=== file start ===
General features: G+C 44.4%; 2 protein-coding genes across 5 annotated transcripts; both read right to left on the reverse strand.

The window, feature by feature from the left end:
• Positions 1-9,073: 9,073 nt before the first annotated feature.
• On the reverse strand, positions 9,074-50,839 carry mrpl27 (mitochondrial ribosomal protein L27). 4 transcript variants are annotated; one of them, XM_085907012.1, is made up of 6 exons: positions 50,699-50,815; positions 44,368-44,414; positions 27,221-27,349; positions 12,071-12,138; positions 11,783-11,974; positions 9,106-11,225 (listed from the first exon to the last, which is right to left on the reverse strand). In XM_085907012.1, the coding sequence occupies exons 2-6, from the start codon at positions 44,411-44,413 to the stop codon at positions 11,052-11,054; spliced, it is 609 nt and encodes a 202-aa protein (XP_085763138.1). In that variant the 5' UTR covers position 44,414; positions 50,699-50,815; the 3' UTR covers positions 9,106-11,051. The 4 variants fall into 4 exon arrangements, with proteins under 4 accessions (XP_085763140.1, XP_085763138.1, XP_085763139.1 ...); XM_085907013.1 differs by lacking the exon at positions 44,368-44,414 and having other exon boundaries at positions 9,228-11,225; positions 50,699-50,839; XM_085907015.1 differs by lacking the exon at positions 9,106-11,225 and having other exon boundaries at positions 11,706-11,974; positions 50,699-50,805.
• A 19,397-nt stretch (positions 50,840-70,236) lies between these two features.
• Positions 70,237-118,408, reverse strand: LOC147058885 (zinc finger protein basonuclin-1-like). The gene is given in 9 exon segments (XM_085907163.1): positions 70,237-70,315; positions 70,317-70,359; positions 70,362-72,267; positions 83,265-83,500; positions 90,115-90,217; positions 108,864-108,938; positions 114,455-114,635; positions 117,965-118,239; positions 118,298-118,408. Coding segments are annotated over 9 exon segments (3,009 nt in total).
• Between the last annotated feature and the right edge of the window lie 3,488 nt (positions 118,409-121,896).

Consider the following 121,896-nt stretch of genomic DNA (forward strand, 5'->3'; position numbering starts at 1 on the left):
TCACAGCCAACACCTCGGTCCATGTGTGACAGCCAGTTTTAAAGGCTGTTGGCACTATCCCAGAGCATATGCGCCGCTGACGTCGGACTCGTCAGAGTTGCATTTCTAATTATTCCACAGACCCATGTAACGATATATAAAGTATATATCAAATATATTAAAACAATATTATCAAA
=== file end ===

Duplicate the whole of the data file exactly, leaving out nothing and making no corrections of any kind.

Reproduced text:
General features: G+C 44.4%; 2 protein-coding genes across 5 annotated transcripts; both read right to left on the reverse strand.

The window, feature by feature from the left end:
• Positions 1-9,073: 9,073 nt before the first annotated feature.
• On the reverse strand, positions 9,074-50,839 carry mrpl27 (mitochondrial ribosomal protein L27). 4 transcript variants are annotated; one of them, XM_085907012.1, is made up of 6 exons: positions 50,699-50,815; positions 44,368-44,414; positions 27,221-27,349; positions 12,071-12,138; positions 11,783-11,974; positions 9,106-11,225 (listed from the first exon to the last, which is right to left on the reverse strand). In XM_085907012.1, the coding sequence occupies exons 2-6, from the start codon at positions 44,411-44,413 to the stop codon at positions 11,052-11,054; spliced, it is 609 nt and encodes a 202-aa protein (XP_085763138.1). In that variant the 5' UTR covers position 44,414; positions 50,699-50,815; the 3' UTR covers positions 9,106-11,051. The 4 variants fall into 4 exon arrangements, with proteins under 4 accessions (XP_085763140.1, XP_085763138.1, XP_085763139.1 ...); XM_085907013.1 differs by lacking the exon at positions 44,368-44,414 and having other exon boundaries at positions 9,228-11,225; positions 50,699-50,839; XM_085907015.1 differs by lacking the exon at positions 9,106-11,225 and having other exon boundaries at positions 11,706-11,974; positions 50,699-50,805.
• A 19,397-nt stretch (positions 50,840-70,236) lies between these two features.
• Positions 70,237-118,408, reverse strand: LOC147058885 (zinc finger protein basonuclin-1-like). The gene is given in 9 exon segments (XM_085907163.1): positions 70,237-70,315; positions 70,317-70,359; positions 70,362-72,267; positions 83,265-83,500; positions 90,115-90,217; positions 108,864-108,938; positions 114,455-114,635; positions 117,965-118,239; positions 118,298-118,408. Coding segments are annotated over 9 exon segments (3,009 nt in total).
• Between the last annotated feature and the right edge of the window lie 3,488 nt (positions 118,409-121,896).

Consider the following 121,896-nt stretch of genomic DNA (forward strand, 5'->3'; position numbering starts at 1 on the left):
TCACAGCCAACACCTCGGTCCATGTGTGACAGCCAGTTTTAAAGGCTGTTGGCACTATCCCAGAGCATATGCGCCGCTGACGTCGGACTCGTCAGAGTTGCATTTCTAATTATTCCACAGACCCATGTAACGATATATAAAGTATATATCAAATATATTAAAACAATATTATCAAA